Consider, before you Twitter

Story by Sgt. Keith S. VanKlompenberg
139th Mobile Public Affairs Detachment

JOINT BASE BALAD, Iraq — The Internet has become an indispensible tool for Soldiers, allowing them to keep in contact with friends and family and share deployment stories from across the globe through social networking sites and blogs.

Maj. Brian Nomi, chief of client services for the consolidated legal center at Joint Base Balad, Iraq, said he started his blog August 2008 after being notified he would be deploying.

“My blog depicts what life is like for a Soldier in Iraq,” said Nomi, a Camarillo, Calif., native. “It shows people back home what life is like and helps them support us better.”

The Army respects every Soldier’s First Amendment rights to publish what they want as long as operational security is enforced, according to Army regulation 530-1.

“If a Soldier is going to start a blog or Web site, they need to make sure their chain of command is notified,” said Staff Sgt. Samuel Shoemate, the noncommissioned officer in charge of intelligence and security, with Headquarters and Headquarters Company, 13th Sustainment Command (Expeditionary).

According to the regulation, Soldiers are required to report to their immediate supervisor and OPSEC officer about their wishes to publish military-related content in any public forum.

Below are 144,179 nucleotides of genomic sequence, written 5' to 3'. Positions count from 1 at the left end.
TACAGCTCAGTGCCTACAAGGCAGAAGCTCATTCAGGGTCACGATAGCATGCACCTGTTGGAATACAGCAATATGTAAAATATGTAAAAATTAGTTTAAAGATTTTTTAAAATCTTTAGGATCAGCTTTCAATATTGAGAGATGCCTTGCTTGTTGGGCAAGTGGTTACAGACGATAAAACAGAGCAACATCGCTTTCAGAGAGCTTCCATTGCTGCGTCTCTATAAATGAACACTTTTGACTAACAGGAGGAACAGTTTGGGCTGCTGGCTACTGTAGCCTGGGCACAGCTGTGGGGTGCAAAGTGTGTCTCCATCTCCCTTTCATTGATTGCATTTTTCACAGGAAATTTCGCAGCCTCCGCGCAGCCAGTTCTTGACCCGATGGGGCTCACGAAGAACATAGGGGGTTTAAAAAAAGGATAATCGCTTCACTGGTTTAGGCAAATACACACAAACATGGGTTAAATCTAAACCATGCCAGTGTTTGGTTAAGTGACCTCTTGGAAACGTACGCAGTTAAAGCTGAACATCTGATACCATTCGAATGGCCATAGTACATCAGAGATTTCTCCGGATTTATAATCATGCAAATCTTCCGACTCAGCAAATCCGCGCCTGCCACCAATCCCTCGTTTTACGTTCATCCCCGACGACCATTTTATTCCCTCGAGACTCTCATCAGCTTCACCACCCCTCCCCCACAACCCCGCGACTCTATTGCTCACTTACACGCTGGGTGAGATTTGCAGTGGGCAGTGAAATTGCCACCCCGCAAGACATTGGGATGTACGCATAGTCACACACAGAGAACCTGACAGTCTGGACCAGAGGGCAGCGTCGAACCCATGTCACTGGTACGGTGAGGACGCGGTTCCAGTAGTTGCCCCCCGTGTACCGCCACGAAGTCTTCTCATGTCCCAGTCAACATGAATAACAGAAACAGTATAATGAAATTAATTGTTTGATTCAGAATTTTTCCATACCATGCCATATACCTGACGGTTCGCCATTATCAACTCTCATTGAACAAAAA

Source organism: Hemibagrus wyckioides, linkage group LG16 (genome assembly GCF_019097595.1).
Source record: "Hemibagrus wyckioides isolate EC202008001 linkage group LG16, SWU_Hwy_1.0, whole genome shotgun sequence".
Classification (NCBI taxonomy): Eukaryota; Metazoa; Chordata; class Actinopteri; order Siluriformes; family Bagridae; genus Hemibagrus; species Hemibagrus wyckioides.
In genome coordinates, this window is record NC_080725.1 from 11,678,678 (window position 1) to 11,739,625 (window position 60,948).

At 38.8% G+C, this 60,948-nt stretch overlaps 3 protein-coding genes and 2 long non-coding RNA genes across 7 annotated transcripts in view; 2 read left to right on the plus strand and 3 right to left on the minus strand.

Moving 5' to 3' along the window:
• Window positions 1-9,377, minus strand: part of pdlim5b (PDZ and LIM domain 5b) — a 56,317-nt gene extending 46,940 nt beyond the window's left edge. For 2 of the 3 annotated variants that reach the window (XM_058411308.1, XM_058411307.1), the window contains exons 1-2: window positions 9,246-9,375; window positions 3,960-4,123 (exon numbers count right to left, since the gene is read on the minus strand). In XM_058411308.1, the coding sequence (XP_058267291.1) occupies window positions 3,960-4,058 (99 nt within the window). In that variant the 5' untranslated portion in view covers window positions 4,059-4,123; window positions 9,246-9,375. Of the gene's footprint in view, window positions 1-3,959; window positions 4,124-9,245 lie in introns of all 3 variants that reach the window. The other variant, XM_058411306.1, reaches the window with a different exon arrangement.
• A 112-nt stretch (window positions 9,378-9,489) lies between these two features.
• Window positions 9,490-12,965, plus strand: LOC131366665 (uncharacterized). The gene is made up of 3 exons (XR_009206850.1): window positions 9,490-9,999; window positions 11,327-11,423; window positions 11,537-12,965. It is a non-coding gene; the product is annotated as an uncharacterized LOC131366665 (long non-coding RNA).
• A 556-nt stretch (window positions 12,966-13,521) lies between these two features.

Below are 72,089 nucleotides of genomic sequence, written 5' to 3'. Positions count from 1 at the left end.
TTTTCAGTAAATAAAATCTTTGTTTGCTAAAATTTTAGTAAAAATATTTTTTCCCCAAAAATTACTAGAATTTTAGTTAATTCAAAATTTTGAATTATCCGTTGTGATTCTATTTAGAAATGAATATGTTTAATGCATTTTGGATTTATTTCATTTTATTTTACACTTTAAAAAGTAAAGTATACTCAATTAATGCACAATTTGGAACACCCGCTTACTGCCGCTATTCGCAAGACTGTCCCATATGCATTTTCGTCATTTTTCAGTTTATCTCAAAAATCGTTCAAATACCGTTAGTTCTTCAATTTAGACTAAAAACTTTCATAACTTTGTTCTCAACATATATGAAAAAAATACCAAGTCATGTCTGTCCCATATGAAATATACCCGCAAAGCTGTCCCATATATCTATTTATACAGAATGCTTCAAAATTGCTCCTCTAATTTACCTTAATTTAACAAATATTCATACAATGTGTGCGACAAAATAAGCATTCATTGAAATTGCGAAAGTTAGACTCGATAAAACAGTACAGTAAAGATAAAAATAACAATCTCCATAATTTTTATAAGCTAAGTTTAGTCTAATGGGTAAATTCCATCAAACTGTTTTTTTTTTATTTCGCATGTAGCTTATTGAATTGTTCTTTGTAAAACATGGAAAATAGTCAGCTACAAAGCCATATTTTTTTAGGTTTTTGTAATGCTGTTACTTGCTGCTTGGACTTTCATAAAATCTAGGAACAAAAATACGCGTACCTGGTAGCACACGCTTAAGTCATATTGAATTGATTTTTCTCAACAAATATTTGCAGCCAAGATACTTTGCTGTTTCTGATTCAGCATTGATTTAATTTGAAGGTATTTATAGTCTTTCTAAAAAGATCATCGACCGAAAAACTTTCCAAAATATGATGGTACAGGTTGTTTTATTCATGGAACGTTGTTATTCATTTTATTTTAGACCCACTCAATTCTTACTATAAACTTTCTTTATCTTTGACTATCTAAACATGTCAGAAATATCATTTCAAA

Once the chain of command has been notified, they must register the Web site with Multi-National Corps-Iraq. The supervisor must then train the Soldier on the importance of OPSEC.

MNC-I does not require that every online post by a Soldier be monitored or approved.

“Soldiers need to use common sense and decide for themselves, before posting, what affects the mission and what doesn’t,” said Shoemate.

Shoemate said the most common mistake Soldiers make, in regards to OPSEC, is posting flight times and leave dates on social networking sites.

“It’s usually unintentional,” Shoemate said, “but all it takes is someone to dig a bit deeper.”

Foreign intelligence agencies regularly monitor social networking sites for any information they can use against Coalition forces, said Shoemate.

“If you put this stuff out there, you run the risk of getting your buddy killed,” he said.

The Army is still reviewing its policy for Internet use which approves the use of social networking sites.

Nomi, whose blog can be found at, said Soldiers should review MNC-I policy letter 9 themselves, to get a better idea of the policy on blogging.

“It’s the best four pages you can read before you start a blog,” he said.